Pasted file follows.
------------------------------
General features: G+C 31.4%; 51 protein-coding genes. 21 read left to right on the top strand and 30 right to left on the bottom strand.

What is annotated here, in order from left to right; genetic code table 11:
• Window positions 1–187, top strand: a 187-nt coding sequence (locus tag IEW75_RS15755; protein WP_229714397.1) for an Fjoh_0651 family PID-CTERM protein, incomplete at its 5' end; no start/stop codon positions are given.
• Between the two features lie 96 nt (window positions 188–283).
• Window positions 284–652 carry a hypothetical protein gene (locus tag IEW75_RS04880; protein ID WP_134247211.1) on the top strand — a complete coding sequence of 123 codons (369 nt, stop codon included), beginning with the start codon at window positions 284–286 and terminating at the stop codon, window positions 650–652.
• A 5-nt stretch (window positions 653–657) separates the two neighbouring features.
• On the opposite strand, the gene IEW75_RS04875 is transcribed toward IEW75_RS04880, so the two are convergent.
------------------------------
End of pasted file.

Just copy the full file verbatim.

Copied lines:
General features: G+C 31.4%; 51 protein-coding genes. 21 read left to right on the top strand and 30 right to left on the bottom strand.

What is annotated here, in order from left to right; genetic code table 11:
• Window positions 1–187, top strand: a 187-nt coding sequence (locus tag IEW75_RS15755; protein WP_229714397.1) for an Fjoh_0651 family PID-CTERM protein, incomplete at its 5' end; no start/stop codon positions are given.
• Between the two features lie 96 nt (window positions 188–283).
• Window positions 284–652 carry a hypothetical protein gene (locus tag IEW75_RS04880; protein ID WP_134247211.1) on the top strand — a complete coding sequence of 123 codons (369 nt, stop codon included), beginning with the start codon at window positions 284–286 and terminating at the stop codon, window positions 650–652.
• A 5-nt stretch (window positions 653–657) separates the two neighbouring features.
• On the opposite strand, the gene IEW75_RS04875 is transcribed toward IEW75_RS04880, so the two are convergent.